Tuesday, May 18, 2010

Parashat Naso: The Blessing of the Kohanim

"Speak to Aaron and his sons, saying: This is how you should bless the Israelites. Tell them: May God bless you and watch over you...." (Num. 6:23)

The Angry Father and the Neighbor

A father was once furious with his son's insolent and irresponsible behavior. He was so angry that he banished the young man from the house.

But it was wintertime, and the son was without proper clothing. Suffering from the cold, the youth went to a neighbor's house and asked him to try to get his father to give him a proper coat.

The neighbor agreed. He approached the boy's father that he should have pity on his son and clothe him properly for the cold weather.

The father responded, "Please do me a favor, and allow me to provide a coat for my son."

The neighbor was confused. What did he mean by this?

The father explained. "Fool! You came here thinking that I should feel sorry for my son. Don't you know that I am his father, and there is nothing I want more than to help him?"

"It is only because of the boy's arrogance and laziness that I am forced to act this way. It is in his best interests that I am strict with him.

"So if you want to help the boy, why do you speak with me? Speak to the boy! Tell him to correct his behavior. Why do you come to me?"

The Job of the Kohanim

The blessing of the Kohanim, "May God bless you..." is a request addressed to God, that God should bless the people of Israel. Why then do the Kohanim turn to face the people as they recite the blessing? Should they not be facing toward the front of the synagogue, praying to God to bless and protect His people?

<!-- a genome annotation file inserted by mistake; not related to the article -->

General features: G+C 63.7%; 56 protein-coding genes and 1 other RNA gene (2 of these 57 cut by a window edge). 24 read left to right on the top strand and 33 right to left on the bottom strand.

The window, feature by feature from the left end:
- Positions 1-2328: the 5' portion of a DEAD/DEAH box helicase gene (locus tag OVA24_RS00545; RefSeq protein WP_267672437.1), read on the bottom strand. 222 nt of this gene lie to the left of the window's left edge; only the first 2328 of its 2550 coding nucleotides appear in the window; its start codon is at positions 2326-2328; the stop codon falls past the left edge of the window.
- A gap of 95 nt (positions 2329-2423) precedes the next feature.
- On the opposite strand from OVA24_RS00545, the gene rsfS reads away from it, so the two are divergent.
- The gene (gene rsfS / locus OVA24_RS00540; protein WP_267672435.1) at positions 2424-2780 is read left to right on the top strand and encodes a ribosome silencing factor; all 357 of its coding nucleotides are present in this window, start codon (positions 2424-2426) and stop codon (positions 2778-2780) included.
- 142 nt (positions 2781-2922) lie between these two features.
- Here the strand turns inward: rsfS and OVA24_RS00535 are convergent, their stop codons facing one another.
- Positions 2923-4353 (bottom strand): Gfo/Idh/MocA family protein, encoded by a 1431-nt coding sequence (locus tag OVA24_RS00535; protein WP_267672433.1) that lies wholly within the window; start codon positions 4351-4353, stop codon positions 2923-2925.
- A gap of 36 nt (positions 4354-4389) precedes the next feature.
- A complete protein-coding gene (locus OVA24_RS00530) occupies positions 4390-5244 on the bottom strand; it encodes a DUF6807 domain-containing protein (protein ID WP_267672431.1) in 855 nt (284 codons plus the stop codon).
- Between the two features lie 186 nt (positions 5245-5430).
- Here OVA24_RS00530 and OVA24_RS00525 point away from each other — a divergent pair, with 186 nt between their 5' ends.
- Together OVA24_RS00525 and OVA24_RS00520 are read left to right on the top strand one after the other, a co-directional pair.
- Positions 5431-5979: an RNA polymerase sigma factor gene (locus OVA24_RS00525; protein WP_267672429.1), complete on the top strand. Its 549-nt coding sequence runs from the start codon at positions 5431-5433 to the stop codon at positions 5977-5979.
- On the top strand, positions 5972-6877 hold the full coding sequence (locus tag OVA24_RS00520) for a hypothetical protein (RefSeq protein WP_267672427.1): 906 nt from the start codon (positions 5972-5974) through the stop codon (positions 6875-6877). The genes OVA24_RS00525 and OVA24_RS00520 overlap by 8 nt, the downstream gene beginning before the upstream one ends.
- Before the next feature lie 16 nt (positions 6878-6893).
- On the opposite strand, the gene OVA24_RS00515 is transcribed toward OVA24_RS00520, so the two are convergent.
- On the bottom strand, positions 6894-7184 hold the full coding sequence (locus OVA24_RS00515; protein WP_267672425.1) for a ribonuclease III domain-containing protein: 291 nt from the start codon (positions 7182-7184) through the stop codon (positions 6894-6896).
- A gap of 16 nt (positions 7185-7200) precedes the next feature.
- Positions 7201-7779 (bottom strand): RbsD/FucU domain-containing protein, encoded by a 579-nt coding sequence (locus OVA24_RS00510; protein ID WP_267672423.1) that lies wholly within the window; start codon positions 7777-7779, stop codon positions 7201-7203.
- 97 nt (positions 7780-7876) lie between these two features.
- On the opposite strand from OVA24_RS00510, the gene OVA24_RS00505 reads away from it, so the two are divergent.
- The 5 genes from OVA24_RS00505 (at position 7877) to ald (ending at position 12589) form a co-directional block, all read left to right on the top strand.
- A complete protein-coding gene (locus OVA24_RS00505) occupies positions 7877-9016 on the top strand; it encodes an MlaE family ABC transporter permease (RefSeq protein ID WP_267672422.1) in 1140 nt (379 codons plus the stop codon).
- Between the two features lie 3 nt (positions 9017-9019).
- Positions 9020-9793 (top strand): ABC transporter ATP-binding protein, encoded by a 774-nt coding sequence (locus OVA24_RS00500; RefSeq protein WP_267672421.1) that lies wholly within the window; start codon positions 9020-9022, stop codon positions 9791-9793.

Like the father in the parable, God wants the best for Israel. He would love to bless us - but we need to be deserving of that blessing! Therefore, the Kohanim face the people.They are entreating us to be deserving of God's blessing.

God's command to Aaron echo the father's words to his neighbor. "This is how you should bless the Israelites: Tell them!" Command them that they should make themselves worthy,  and then, "God will bless you."

We find this idea in the Midrash: "God told Moses: Before you command Me regarding My children, command My children regarding Me!" (Rashi on Num. 28:2)

Before we complain about all of our troubles, we should first take a look at ourselves. How many of our problems did we bring upon ourselves?

(Adapted from Mishlei Yaakov, pp. 321)